But the necessary relief from pressure never came, and after his death it was found, as had been anticipated by those who knew his methods, that the notes on the New Testament had remained untouched since the day when he left Cambridge for Auckland Castle. There were moreover sad gaps in the commentaries and in the introductory matter, sketches of work which had never been filled in, and jottings which needed the master-mind of the writer to interpret them adequately. In accordance therefore with a report furnished to the Trustees by Dr Hort, it was decided to abandon all attempts to bring out a complete edition of any epistle on the lines of the published commentaries, and instead to gather into one volume such of the prolegomena as it was possible to publish, reserving for another volume selections from commentaries on the text which appeared to be fullest and most valuable. The present volume of 'Biblical Essays' represents the first of these undertakings. The contents can easily be assigned to the places which they would have occupied had the Bishop been able to complete his projected series of commentaries on all the Pauline Epistles. The second and third essays on St John's Gospel form part of a subject which, as he tells us himself, he considered to have 'passed into other and better hands,' and they would probably never have been published by Dr Lightfoot himself. The next four essays were intended to appear as excursuses in the Commentary on the Thessalonians; the three which follow would have supplied material for introductions to the Epistles to the Corinthians, Romans and Ephesians respectively, while the last two would have found a place in an edition of the Pastoral Epistles.

To edit the writings of one who is no longer at hand to explain and to correct must always present grave difficulties; but when the material to be edited is to appear as the work of a scholar of the widest reputation for learning and accuracy, to venture upon the task is little short of presumption. In the present instance the difficulty is enhanced by Dr Lightfoot's method of work, to which the present Bishop of Durham draws attention in his prefatory note to the posthumous edition of St Clement of Rome. Possessed of a remarkably retentive memory, he preferred to trust to outlines, rather than write out in full what he intended to deliver in the lecture-room. Accordingly, in those essays which are described as printed from lecture-notes, it has been found necessary to frame into sentences page after page which, in the original notes, exists only in the briefest summary. It is inevitable therefore, that in places the Bishop's meaning will have been obscurely expressed, if not entirely missed. That this inadequacy of treatment is not more glaring is due to the kindness of those who, in response to the appeal of the Trustees, have placed their notes of Dr Lightfoot's professorial lectures at the disposal of the editor. The cordial thanks of the Trustees are tendered to the Rev. G. F. Browne, Canon of St Paul's, to W. P. Turnbull, Esq., formerly Fellow of Trinity College and now one of Her Majesty's Inspectors of Schools, to the Rev. H. F. Gore-Booth, Rector of Sacred Trinity, Salford, for the loan of their valuable notes; and to the Rev. W. E. Barnes, Fellow and Lecturer of St Peter's College, for kind assistance in looking over the proof-sheets of the third essay.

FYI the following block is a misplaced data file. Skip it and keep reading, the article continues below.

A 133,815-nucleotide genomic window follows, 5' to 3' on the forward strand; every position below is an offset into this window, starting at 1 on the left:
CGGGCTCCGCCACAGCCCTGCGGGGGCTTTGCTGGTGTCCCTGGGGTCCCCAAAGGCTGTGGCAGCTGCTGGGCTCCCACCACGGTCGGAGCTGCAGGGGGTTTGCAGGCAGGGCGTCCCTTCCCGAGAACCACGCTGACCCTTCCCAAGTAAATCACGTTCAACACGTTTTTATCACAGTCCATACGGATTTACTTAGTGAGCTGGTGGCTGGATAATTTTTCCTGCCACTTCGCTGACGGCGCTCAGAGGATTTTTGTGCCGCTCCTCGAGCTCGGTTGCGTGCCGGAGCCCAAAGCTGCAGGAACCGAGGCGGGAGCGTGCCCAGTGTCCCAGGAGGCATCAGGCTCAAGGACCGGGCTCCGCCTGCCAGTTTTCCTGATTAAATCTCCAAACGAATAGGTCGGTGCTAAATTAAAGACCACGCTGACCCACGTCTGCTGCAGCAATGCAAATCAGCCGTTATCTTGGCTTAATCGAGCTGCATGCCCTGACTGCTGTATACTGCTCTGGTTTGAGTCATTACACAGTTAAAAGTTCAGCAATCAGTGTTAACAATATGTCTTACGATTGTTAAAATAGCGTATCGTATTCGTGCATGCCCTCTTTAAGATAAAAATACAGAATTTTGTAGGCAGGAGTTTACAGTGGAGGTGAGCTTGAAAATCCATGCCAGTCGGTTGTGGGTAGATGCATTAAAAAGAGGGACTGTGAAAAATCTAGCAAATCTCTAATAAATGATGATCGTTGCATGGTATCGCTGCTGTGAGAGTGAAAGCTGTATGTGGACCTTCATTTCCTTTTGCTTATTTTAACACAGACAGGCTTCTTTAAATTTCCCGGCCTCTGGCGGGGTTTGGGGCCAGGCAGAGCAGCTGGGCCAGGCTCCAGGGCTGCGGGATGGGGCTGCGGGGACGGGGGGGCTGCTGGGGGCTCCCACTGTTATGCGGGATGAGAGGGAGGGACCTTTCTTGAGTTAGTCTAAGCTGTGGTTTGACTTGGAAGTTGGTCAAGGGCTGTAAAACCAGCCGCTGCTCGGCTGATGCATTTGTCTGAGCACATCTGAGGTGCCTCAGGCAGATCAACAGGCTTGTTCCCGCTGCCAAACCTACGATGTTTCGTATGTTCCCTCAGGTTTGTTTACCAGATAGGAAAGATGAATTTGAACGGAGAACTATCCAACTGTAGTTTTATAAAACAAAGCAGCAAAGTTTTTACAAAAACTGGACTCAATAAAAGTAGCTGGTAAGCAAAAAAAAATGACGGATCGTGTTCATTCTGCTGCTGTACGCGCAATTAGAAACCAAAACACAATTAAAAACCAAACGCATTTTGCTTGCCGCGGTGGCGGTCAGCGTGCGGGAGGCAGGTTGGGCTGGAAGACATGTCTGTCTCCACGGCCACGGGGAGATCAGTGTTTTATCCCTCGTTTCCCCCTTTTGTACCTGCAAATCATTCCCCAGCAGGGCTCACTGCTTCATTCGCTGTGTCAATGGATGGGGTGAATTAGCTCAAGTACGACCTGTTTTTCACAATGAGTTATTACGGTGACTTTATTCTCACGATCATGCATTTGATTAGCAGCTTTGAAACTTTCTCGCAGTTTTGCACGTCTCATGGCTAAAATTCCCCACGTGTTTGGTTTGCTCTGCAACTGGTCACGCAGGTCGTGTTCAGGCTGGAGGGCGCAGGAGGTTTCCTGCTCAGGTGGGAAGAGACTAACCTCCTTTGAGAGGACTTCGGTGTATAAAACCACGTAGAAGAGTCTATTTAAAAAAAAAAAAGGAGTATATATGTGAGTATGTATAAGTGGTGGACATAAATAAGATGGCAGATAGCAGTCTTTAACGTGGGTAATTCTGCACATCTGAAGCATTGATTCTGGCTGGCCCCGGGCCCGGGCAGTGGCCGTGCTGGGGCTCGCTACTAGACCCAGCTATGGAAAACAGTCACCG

As some of the lectures were delivered at Cambridge on more than one occasion, it may be well to state that the date placed at the end of each essay represents the year of delivery, after which apparently no fresh material was added in the notes in writing.

In conclusion, the Trustees desire to thank the officers and workmen of the University Press for intelligent criticism and for unfailing courtesy during the time that these sheets have been passing through the press.

J. R. H.

Corpus Chbisti College, Cambridge.
July 15, 1893.